Learn to think the about the final goal of what you want to achieve.  In shooting, for me as an example, when I shoot a threat target with the Non-Threat right next to it, I don’t even see the Non-threat.  When the buzzer goes off they do not exist to me.  So my mental focus is aim at the threat target center, squeeze my shot with good trigger prep (I hope) and go.  But for me, if it has the black armor, then my brain and emotions go crazy.  I start to worry about hitting the armor.  Now my conscious brain is thinking BLACK PAINTED area.  I want the tan area but I am sending the wrong thought to the Reptilian brain that has to figure out what to do with my muscles.  Why do I do it?  Just not managing and practicing my thoughts.  When you come up to the stage, stand there and look at each target and imagine only the part you want to shoot.  Forget the Non-threat and the black armor.  Forget missing the head shot.  Concentrate only on what you want to shoot.  Make it your LAST THOUGHT!  Then when the buzzer goes off that is the last thing your muscle controller remembers, no decisions to make, nothing to sort or separate, it just does what it needs within its training skill set to do what you thought.  Nothing more, Nothing less. Will you hit the target right?  I don’t know, it depends if you slap that trigger, did you have a good support hand grip, did you over squeeze with the little fingers on your strong hand?  Did you over shoot your transition?  The point is, don’t complicate your mind with worrying about the wrong thing.  All you can do is perform the best with what you have when you ARRIVED at the match.  You aren’t going to magically be a better shooter when you get there because you thought of something to do to shoot better.  But you can PREVENT subtracting from your ability by not interfering with your muscles with the wrong part of your brain.

First, your level of shooting ability is predicated on you already having whatever skill you have such as the Trigger Prep discussed last month.  You will have a grip you use or how well you lean around cover at some skill level.  Same thing in any other sport, you have whatever skill you have and it can be improved, but you need to let the maximum ability you have today shine now.  So learning to set your mind up to give the correct signals is what you need to practice to LET the Reptilian lower brain do its best for you.  And this is the secret to learning to improve your skill sets faster as well.  This will be covered in the extended article.

In summary, separate your thinking and reasoning thoughts from your actions.  Give yourself the correct goal you want to achieve and let go.  The upper brain functions to sort out what we want, how things are chosen and setup the goals to be reached for our lower brain to then execute.  The upper brain gives the direction and the lower brain performs the function.  Then the lower brain takes the direction and executes the muscles to achieve what the upper brain wants.  Communication is the key to almost all endeavors.  Learning how to communicate is the hard part.  Once we learn that skill, getting to our goals is a lot easier.  You still have to do the work, training and have the drive to reach those goals, but to achieve them you have to get the two parts of your brain to work together as a team.  Then focus your concentration on the one or two technical requirements such as getting a good sight picture and let the muscles do what they need to do without worrying about the outcome.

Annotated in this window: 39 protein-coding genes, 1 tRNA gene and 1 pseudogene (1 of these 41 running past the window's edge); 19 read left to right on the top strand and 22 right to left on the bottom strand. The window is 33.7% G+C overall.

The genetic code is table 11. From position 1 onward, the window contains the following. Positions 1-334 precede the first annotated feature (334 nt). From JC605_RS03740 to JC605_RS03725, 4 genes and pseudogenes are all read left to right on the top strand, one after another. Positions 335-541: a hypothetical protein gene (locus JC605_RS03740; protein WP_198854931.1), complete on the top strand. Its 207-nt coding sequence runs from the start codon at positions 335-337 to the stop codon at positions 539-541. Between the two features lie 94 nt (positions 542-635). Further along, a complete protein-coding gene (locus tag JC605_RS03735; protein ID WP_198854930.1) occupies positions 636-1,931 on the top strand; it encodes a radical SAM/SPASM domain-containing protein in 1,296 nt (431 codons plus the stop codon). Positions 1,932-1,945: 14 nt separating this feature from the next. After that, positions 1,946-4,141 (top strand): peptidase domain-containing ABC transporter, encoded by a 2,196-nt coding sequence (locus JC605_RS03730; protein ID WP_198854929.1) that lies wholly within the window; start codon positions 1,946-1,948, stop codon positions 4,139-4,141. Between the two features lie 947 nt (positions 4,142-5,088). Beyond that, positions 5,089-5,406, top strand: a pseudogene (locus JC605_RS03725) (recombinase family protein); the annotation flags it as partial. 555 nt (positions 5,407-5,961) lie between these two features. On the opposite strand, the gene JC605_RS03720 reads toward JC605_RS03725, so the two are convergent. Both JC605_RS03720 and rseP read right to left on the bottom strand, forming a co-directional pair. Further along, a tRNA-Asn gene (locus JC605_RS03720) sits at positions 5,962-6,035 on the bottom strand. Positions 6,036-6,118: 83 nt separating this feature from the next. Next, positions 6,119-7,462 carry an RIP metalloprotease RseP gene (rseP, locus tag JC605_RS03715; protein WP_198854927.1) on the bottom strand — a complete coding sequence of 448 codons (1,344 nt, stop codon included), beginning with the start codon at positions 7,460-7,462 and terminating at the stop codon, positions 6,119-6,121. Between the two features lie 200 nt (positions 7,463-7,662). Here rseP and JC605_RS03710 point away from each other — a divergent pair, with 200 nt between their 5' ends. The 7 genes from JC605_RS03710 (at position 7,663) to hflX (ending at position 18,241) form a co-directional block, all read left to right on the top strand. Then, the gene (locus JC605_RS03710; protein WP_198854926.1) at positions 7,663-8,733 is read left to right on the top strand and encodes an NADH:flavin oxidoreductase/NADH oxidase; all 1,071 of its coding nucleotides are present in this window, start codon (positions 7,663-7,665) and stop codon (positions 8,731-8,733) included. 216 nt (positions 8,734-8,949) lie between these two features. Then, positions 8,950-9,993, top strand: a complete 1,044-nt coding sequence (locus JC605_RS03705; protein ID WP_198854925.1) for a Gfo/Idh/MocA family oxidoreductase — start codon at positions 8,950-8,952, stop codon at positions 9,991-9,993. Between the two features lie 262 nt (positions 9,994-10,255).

1. Understand the GOAL you want to reach. i.e. TWO SHOTS to the HEAD.
  2. Think a short command that embodies that GOAL. e. HEAD SHOT
  3. Focus only on the thing you CAN impact. i.e. WATCH THE FRONT SIGHT.
  4. Let and don’t force or try to make it happen. e. LET GO
  5. JUST DO IT.
  6. Note the feeling you had after you have done this. i.e. REMEMBER THE FEELING

I hope learning a little about how we think and actually respond to our thoughts helps you to learn and control your thought processes and use them to make you better.  I have written a more detailed discussion on this subject if you want to learn more.  I encourage you to study this and apply it to your shooting skill sets.  I will go into how we learn and how to improve your learning skills so you can apply this knowledge to better practice, better competition and training ethics to lead to better scores.  And most important I want to repeat what Randy wrote in his last article.  It applies to all learning….. Remember……….practice doesn’t always make perfect, but it can make permanent.  Only perfect practice makes perfect.

This completes the short version:  

OK, I gave a quick discussion on the way we think and how it affects our muscles when doing most all sports and in shooting.  I tried to put in some short examples of what we do and why and then to apply it to our shooting.  Now I want to go into more depth of how we learn physical movement, how it shows up in our everyday life and how we can control it to our advantage when needed and prevent it from interfering with what we want to do.  But first we need to learn the background of our muscle control.  This is a bit long winded but unless you fully understand the subject, it will not be as useful.  So, bare with me as I take our learning skills from infancy to how we tailor our training regiments to match our own learning cycles for competition.